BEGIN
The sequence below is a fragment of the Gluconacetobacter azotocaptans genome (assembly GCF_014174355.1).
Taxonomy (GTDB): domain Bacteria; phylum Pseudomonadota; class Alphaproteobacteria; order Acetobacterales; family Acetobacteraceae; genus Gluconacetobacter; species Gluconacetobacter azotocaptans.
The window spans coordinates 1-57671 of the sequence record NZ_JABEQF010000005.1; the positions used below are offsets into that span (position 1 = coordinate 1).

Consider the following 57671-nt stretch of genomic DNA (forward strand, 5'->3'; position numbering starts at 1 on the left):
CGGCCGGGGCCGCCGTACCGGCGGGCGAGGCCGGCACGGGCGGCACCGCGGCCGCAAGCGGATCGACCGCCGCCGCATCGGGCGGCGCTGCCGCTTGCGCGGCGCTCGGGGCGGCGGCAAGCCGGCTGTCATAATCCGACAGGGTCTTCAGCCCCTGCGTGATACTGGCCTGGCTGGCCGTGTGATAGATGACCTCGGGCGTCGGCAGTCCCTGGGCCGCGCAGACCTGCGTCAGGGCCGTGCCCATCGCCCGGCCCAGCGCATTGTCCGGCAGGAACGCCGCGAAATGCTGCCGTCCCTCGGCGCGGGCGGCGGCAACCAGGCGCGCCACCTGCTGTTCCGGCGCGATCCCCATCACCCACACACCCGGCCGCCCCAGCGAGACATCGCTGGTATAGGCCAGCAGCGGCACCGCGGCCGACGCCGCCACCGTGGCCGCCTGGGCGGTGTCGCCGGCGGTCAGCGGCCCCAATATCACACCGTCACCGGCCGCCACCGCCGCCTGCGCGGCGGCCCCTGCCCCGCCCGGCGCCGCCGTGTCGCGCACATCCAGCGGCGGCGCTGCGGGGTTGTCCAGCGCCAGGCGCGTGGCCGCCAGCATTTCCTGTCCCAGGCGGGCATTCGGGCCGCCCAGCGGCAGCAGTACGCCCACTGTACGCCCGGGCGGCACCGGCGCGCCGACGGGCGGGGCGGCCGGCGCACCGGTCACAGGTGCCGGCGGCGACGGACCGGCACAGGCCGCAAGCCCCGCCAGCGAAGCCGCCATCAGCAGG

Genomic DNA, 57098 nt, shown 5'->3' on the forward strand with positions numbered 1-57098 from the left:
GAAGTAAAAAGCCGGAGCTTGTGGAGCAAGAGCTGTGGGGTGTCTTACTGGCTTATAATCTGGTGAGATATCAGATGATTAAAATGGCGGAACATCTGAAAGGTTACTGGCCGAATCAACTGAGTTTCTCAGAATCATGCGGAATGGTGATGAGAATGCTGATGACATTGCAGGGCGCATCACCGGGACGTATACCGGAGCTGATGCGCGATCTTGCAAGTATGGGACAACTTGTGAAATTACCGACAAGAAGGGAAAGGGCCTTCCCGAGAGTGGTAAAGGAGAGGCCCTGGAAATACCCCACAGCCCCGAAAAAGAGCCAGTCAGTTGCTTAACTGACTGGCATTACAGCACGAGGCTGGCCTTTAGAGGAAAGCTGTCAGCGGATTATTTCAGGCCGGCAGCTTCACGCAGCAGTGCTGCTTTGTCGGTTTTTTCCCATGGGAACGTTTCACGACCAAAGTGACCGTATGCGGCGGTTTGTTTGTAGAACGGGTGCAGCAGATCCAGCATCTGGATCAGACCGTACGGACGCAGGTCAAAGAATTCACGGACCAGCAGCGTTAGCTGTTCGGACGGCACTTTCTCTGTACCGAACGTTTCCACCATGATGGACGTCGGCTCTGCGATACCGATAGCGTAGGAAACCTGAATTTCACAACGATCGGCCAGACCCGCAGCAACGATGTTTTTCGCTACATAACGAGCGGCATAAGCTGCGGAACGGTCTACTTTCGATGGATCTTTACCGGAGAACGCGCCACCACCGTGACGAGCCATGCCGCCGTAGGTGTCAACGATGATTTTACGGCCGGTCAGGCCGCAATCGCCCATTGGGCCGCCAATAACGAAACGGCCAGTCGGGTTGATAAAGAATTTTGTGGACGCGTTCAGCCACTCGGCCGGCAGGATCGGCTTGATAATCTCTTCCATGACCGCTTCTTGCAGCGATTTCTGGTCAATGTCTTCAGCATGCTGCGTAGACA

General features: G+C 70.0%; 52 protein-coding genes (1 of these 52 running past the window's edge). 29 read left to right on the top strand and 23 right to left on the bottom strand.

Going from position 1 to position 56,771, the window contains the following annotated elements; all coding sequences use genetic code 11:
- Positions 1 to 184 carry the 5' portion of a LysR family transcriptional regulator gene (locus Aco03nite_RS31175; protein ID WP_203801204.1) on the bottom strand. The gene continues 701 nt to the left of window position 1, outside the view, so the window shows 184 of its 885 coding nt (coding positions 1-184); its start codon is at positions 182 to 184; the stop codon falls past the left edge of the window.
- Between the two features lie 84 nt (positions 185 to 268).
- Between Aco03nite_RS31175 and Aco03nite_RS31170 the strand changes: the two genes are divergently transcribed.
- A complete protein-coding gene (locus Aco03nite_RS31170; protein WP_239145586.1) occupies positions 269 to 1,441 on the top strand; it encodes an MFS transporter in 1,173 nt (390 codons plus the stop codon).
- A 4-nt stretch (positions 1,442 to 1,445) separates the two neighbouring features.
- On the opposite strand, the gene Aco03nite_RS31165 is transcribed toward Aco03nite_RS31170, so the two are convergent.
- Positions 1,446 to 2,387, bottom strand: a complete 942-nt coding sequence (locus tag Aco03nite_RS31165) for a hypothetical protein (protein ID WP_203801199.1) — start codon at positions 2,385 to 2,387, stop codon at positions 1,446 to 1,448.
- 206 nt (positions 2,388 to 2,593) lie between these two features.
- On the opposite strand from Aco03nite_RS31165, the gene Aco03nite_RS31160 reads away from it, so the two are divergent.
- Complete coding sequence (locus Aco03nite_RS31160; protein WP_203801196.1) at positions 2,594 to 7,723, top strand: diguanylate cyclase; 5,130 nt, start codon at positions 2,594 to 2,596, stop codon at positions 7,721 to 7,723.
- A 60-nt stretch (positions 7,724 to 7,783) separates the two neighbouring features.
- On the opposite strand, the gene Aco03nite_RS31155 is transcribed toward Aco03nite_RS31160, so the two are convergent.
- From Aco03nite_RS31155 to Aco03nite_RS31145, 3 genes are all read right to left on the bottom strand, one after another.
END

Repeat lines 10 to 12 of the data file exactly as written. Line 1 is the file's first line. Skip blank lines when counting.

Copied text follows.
- Positions 1 to 184 carry the 5' portion of a LysR family transcriptional regulator gene (locus Aco03nite_RS31175; protein ID WP_203801204.1) on the bottom strand. The gene continues 701 nt to the left of window position 1, outside the view, so the window shows 184 of its 885 coding nt (coding positions 1-184); its start codon is at positions 182 to 184; the stop codon falls past the left edge of the window.
- Between the two features lie 84 nt (positions 185 to 268).
- Between Aco03nite_RS31175 and Aco03nite_RS31170 the strand changes: the two genes are divergently transcribed.